Christ Our Creator and Redeemer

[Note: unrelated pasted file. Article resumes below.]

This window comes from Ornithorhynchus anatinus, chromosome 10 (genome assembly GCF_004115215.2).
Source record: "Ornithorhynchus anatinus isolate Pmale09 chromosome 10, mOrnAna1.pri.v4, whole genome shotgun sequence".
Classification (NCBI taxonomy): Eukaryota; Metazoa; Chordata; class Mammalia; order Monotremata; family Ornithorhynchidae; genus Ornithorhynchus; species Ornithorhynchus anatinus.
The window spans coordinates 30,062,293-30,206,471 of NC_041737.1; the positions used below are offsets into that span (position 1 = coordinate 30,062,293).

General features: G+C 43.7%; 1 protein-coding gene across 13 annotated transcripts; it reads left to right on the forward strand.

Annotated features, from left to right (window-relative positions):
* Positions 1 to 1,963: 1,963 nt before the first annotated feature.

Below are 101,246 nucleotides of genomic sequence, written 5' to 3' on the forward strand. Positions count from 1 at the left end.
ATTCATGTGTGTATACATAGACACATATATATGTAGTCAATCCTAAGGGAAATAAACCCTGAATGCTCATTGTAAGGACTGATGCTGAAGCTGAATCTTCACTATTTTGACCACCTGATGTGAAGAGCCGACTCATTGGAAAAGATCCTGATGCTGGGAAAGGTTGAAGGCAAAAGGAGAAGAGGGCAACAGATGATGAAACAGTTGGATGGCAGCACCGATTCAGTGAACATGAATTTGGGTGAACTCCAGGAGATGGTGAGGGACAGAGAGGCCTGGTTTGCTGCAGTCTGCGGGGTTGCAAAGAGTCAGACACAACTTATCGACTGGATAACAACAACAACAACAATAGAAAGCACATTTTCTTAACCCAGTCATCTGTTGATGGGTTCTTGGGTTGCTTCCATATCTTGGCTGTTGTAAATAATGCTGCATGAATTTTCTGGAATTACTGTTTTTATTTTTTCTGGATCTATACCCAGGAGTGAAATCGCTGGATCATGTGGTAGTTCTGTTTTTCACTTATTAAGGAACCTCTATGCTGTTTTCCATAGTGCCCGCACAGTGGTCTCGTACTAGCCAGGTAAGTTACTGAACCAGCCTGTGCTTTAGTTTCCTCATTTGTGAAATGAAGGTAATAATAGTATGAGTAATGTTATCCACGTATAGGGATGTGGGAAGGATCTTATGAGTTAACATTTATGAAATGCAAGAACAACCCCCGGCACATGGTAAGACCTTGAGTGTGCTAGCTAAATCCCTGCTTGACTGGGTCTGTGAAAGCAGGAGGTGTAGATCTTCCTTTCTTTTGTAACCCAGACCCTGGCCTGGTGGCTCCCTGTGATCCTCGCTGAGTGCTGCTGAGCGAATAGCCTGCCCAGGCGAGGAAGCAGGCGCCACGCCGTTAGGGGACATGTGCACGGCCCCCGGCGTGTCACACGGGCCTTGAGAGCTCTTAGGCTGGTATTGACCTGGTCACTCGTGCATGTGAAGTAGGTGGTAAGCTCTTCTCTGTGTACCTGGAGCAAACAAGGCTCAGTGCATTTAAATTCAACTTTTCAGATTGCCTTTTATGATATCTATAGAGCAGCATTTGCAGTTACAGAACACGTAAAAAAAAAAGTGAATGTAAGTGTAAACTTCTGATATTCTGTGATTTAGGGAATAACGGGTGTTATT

John Calvin rightly pointed out that we know God as both creator and redeemer in his magnum opus, The Institutes of the Christian Religion. But how often do we realize that the second person of the Trinity, the Son, is our creator and redeemer? Of course this is also true of the Holy Spirit. But it is an amazing thing that the Son of God is the divine agent of both creation and redemption. This is biblically manifested to us in such passages as John 1:1-14, Hebrews 1:1-4, and Colossians 1: 14-20. It is important that we recognize that the Son of God, Jesus Christ, not only saves sinners, but has created all that is and also sustains all things in existence. This is mind blowing. The babe in the manger created you and me. The tired Messiah sitting at the well of Sychar in Samaria in John 4 maintains the sun, moon, and stars, and the planets in their orbits. The Savior hanging on the cross also upholds the cross on which which he hangs, and the universe to boot! This is amazing and beyond my mind to fathom. I want to fall down and worship this Lord and Savior. I have had the privilege of preaching on the passages cited above and it is a thrill to shine the spotlight on these Scriptural treasures. It is amazing that Christ is the Creator. Indeed! And someone has finally written a scholarly investigation of the subject. Sean McDonough, professor of New Testament at Gordon-Conwell Theological Seminary has published an interesting study of the New Testament teaching on Christ as Creator. You can obtain the book here. You can also find a helpful review of the book here. My concern is not so much to plug the book as it is to point out the doctrine which is so clearly elaborated in Scripture and which cries out for proclamation. If you are tempted to think that this doctrine is not worth pondering remember that it has been denied in past ages in the church. For instance, the arch heretic Marcion held that the God of the Old Testament and God the Father of New Testament were two different gods. The "god" of the Old Testament was a lesser deity who inappropriately created a physical universe made of matter. The early church father Irenaeus, who offered what is perhaps the earliest biblical/systematic theological defense of Christianity (his Adversus Haeresus or Against Heresies), went out of his way to contradict the unbiblical teaching of Gnosticism that also tried to drive a wedge between the God of the Old and New Testaments. Irenaeus showed that there was one God (Father, Son, and Holy Spirit) who both created the world and redeemed sinners. Does not gaining a glimpse into the grandeur of our Lord and Savior Jesus Christ just move you to worship?